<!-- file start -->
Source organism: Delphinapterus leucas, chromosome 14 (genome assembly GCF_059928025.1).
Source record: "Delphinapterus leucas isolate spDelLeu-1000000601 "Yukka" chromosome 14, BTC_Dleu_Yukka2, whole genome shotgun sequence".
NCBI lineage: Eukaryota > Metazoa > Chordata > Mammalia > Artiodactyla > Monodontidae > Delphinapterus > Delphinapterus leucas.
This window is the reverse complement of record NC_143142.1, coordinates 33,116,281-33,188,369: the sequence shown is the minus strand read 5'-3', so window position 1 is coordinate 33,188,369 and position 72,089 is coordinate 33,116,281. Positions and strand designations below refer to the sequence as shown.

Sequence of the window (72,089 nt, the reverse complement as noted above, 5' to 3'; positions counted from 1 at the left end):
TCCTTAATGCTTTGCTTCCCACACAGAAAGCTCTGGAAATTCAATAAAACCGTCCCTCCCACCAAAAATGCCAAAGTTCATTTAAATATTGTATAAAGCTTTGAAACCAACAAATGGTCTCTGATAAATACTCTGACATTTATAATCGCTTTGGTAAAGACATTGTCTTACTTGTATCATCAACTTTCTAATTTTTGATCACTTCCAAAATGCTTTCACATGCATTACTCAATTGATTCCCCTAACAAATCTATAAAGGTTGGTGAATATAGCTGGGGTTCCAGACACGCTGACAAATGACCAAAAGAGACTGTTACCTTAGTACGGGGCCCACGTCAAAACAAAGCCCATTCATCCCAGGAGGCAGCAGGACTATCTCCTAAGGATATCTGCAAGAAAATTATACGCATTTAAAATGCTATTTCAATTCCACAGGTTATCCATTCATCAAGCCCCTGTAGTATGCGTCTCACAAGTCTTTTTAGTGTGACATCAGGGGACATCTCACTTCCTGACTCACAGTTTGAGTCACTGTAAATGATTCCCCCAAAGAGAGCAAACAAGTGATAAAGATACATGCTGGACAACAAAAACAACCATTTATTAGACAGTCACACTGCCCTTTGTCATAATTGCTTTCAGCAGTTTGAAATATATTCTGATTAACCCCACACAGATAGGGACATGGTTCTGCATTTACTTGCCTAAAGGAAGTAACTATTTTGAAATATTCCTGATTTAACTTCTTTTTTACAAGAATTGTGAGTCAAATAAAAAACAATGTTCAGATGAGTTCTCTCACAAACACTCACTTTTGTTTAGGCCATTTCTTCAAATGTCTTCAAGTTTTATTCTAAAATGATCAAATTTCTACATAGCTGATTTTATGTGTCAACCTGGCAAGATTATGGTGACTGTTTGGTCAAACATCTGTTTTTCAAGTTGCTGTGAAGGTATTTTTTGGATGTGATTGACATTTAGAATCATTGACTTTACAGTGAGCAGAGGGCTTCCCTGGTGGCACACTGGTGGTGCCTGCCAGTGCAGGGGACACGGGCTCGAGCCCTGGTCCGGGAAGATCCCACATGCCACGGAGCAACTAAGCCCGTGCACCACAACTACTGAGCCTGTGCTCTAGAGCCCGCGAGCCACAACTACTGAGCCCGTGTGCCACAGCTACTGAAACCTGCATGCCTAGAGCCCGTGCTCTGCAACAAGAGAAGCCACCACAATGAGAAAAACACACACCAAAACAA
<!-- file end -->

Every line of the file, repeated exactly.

Source organism: Delphinapterus leucas, chromosome 14 (genome assembly GCF_059928025.1).
Source record: "Delphinapterus leucas isolate spDelLeu-1000000601 "Yukka" chromosome 14, BTC_Dleu_Yukka2, whole genome shotgun sequence".
NCBI lineage: Eukaryota > Metazoa > Chordata > Mammalia > Artiodactyla > Monodontidae > Delphinapterus > Delphinapterus leucas.
This window is the reverse complement of record NC_143142.1, coordinates 33,116,281-33,188,369: the sequence shown is the minus strand read 5'-3', so window position 1 is coordinate 33,188,369 and position 72,089 is coordinate 33,116,281. Positions and strand designations below refer to the sequence as shown.

Sequence of the window (72,089 nt, the reverse complement as noted above, 5' to 3'; positions counted from 1 at the left end):
TCCTTAATGCTTTGCTTCCCACACAGAAAGCTCTGGAAATTCAATAAAACCGTCCCTCCCACCAAAAATGCCAAAGTTCATTTAAATATTGTATAAAGCTTTGAAACCAACAAATGGTCTCTGATAAATACTCTGACATTTATAATCGCTTTGGTAAAGACATTGTCTTACTTGTATCATCAACTTTCTAATTTTTGATCACTTCCAAAATGCTTTCACATGCATTACTCAATTGATTCCCCTAACAAATCTATAAAGGTTGGTGAATATAGCTGGGGTTCCAGACACGCTGACAAATGACCAAAAGAGACTGTTACCTTAGTACGGGGCCCACGTCAAAACAAAGCCCATTCATCCCAGGAGGCAGCAGGACTATCTCCTAAGGATATCTGCAAGAAAATTATACGCATTTAAAATGCTATTTCAATTCCACAGGTTATCCATTCATCAAGCCCCTGTAGTATGCGTCTCACAAGTCTTTTTAGTGTGACATCAGGGGACATCTCACTTCCTGACTCACAGTTTGAGTCACTGTAAATGATTCCCCCAAAGAGAGCAAACAAGTGATAAAGATACATGCTGGACAACAAAAACAACCATTTATTAGACAGTCACACTGCCCTTTGTCATAATTGCTTTCAGCAGTTTGAAATATATTCTGATTAACCCCACACAGATAGGGACATGGTTCTGCATTTACTTGCCTAAAGGAAGTAACTATTTTGAAATATTCCTGATTTAACTTCTTTTTTACAAGAATTGTGAGTCAAATAAAAAACAATGTTCAGATGAGTTCTCTCACAAACACTCACTTTTGTTTAGGCCATTTCTTCAAATGTCTTCAAGTTTTATTCTAAAATGATCAAATTTCTACATAGCTGATTTTATGTGTCAACCTGGCAAGATTATGGTGACTGTTTGGTCAAACATCTGTTTTTCAAGTTGCTGTGAAGGTATTTTTTGGATGTGATTGACATTTAGAATCATTGACTTTACAGTGAGCAGAGGGCTTCCCTGGTGGCACACTGGTGGTGCCTGCCAGTGCAGGGGACACGGGCTCGAGCCCTGGTCCGGGAAGATCCCACATGCCACGGAGCAACTAAGCCCGTGCACCACAACTACTGAGCCTGTGCTCTAGAGCCCGCGAGCCACAACTACTGAGCCCGTGTGCCACAGCTACTGAAACCTGCATGCCTAGAGCCCGTGCTCTGCAACAAGAGAAGCCACCACAATGAGAAAAACACACACCAAAACAA